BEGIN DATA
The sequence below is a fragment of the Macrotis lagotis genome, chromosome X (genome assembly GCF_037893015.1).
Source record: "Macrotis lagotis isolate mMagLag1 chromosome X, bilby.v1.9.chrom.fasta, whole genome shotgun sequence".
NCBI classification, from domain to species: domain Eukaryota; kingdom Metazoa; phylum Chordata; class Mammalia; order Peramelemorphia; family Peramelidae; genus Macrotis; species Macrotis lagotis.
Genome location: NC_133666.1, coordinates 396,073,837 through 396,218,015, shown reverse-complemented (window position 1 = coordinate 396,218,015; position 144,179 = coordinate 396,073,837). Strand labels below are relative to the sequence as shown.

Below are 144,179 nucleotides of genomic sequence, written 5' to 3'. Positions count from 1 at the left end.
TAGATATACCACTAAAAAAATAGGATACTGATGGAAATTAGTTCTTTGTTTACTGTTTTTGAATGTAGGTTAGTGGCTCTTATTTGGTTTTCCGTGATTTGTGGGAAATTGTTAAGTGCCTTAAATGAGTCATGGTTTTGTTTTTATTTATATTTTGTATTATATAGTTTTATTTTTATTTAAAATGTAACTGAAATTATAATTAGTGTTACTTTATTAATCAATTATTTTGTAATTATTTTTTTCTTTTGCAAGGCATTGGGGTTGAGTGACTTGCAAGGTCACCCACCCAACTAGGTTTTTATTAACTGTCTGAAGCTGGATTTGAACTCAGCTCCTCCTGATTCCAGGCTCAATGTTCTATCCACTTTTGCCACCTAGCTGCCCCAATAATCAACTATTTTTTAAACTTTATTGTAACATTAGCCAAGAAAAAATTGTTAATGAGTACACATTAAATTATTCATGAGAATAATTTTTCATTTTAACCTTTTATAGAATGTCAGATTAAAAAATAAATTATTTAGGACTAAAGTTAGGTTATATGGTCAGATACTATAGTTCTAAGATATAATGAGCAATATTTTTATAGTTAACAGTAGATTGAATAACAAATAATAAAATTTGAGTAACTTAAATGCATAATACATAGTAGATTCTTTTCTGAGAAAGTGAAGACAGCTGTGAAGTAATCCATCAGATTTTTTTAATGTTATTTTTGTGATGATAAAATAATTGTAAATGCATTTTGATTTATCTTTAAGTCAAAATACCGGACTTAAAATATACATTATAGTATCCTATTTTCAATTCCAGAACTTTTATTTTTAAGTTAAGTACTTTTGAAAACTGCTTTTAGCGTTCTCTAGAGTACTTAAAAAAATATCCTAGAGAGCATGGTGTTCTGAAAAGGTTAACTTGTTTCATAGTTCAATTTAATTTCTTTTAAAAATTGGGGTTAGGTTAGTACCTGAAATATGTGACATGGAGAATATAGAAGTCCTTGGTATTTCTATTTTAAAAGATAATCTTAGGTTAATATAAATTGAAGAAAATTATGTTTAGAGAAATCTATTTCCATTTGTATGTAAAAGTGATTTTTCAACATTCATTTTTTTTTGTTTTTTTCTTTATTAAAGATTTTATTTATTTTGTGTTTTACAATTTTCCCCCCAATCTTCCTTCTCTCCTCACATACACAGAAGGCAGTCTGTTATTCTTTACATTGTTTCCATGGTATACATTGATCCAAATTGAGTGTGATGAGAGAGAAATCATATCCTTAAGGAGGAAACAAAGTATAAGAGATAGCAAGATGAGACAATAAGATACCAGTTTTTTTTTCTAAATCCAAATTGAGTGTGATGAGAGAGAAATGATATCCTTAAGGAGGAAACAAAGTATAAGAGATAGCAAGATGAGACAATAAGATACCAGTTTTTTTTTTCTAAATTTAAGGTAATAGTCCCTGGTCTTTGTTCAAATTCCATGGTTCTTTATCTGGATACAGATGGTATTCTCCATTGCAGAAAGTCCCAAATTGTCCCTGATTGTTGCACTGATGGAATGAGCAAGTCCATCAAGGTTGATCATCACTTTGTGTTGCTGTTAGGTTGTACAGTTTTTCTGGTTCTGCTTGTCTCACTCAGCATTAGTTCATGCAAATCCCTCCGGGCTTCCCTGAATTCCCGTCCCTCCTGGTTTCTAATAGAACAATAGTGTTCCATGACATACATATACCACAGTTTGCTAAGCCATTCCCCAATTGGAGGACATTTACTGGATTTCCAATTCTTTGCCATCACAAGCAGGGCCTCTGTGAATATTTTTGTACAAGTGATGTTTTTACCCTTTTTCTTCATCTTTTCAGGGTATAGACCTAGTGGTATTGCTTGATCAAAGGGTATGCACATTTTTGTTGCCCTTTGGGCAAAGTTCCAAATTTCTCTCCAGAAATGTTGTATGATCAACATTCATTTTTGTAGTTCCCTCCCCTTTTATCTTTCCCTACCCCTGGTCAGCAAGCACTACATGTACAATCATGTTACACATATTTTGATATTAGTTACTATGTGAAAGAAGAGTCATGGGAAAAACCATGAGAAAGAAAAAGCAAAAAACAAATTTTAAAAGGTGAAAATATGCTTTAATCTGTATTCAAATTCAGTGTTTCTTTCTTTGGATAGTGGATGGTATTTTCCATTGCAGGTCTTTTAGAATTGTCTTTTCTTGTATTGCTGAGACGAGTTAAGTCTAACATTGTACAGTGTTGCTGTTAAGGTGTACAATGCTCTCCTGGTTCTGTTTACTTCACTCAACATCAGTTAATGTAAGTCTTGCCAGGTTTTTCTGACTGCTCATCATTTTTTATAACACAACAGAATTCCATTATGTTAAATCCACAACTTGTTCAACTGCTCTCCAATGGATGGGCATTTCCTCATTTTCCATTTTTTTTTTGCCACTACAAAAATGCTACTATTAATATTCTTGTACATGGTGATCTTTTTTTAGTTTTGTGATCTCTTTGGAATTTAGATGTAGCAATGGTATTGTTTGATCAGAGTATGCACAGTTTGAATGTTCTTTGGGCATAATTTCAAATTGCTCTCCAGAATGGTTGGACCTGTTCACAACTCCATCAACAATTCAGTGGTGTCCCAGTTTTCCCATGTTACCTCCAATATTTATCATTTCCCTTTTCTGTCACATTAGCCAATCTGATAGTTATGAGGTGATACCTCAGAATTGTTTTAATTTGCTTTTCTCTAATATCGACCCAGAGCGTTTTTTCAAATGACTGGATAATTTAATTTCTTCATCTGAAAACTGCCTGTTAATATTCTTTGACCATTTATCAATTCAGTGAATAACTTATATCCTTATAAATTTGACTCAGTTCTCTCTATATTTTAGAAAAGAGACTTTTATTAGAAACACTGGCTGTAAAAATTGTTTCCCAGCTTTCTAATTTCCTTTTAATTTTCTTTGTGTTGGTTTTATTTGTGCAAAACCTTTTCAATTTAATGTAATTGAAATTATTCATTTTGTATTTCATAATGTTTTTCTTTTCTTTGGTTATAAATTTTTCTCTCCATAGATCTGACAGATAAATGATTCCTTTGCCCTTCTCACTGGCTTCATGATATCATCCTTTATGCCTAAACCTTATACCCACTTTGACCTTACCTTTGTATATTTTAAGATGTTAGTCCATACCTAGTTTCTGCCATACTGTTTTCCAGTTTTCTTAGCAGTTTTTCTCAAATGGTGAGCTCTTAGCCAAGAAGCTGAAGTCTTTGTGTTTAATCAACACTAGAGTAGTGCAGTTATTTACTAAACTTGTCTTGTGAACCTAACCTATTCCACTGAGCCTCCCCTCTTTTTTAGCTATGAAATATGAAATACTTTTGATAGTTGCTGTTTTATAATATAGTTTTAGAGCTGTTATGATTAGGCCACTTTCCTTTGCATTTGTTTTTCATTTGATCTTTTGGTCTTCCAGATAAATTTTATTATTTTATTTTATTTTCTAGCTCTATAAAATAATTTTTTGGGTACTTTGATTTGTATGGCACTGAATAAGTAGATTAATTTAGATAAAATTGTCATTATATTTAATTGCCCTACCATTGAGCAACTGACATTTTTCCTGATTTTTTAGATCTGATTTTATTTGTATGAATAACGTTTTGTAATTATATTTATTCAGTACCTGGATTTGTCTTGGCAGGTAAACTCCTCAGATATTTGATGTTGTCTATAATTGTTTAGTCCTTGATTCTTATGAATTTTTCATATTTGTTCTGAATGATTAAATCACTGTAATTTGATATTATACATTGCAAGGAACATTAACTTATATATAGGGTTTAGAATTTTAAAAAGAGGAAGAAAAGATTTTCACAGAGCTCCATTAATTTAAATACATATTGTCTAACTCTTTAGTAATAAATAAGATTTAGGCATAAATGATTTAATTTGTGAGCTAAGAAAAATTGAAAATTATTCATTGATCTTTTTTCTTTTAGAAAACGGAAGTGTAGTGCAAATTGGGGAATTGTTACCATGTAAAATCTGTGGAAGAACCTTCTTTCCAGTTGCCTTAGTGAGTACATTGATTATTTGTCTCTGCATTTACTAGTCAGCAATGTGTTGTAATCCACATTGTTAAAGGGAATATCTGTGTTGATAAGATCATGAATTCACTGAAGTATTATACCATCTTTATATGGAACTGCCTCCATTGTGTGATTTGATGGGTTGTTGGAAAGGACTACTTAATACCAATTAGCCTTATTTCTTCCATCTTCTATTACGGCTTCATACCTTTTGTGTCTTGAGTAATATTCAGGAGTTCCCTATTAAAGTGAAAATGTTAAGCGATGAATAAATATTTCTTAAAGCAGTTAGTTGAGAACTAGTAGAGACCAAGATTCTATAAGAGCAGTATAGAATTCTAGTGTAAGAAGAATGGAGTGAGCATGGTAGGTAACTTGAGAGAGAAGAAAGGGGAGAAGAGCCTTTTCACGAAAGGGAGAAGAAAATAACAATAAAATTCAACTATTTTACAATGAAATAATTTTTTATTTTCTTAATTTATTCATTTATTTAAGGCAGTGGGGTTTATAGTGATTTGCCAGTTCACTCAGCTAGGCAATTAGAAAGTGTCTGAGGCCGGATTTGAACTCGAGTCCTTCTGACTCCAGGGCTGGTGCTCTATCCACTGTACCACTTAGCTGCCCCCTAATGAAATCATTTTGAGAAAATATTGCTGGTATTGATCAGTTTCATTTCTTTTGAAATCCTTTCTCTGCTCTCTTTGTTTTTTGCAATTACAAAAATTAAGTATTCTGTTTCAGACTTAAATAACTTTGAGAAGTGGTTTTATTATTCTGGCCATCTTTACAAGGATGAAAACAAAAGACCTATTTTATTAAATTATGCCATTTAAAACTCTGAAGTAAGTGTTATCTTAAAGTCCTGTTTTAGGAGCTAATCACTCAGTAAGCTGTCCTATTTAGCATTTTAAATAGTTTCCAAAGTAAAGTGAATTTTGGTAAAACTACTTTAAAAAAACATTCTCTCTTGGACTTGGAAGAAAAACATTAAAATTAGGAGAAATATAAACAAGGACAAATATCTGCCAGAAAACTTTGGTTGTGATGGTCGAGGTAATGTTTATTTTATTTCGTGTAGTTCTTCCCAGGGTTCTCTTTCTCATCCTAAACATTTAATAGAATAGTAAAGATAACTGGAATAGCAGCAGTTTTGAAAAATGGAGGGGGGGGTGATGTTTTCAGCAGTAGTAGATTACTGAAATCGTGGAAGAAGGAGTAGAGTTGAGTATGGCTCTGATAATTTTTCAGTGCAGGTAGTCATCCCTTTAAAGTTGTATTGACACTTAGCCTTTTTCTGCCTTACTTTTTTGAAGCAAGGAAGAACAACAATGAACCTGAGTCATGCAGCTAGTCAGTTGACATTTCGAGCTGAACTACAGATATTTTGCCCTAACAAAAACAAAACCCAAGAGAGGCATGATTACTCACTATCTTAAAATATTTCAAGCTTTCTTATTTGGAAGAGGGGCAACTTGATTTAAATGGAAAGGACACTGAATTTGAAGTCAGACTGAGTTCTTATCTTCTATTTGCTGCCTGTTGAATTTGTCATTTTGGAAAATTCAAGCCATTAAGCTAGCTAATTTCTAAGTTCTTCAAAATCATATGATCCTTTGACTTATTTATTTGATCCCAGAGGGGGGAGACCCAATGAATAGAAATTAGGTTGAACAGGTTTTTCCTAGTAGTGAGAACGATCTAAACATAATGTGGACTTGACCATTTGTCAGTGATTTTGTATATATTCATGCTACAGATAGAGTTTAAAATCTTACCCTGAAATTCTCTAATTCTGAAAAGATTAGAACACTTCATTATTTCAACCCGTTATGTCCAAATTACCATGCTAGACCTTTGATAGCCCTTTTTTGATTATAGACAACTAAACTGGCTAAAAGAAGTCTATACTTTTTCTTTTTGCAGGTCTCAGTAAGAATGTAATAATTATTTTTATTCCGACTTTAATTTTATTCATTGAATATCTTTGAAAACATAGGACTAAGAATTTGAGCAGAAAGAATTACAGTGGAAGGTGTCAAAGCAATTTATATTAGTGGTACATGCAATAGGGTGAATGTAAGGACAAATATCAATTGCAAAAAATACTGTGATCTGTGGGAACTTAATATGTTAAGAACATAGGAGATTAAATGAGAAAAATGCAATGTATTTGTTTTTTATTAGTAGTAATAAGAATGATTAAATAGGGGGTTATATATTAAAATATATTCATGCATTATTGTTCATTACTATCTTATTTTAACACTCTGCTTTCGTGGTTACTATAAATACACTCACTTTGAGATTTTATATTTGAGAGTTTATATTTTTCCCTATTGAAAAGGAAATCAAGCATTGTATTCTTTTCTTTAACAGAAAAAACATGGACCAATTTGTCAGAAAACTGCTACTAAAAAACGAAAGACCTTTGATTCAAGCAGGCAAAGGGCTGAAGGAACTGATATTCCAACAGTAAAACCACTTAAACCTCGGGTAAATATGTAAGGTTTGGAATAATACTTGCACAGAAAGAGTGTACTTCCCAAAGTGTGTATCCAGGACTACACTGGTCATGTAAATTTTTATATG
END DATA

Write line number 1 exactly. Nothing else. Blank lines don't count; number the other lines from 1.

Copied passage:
The sequence below is a fragment of the Macrotis lagotis genome, chromosome X (genome assembly GCF_037893015.1).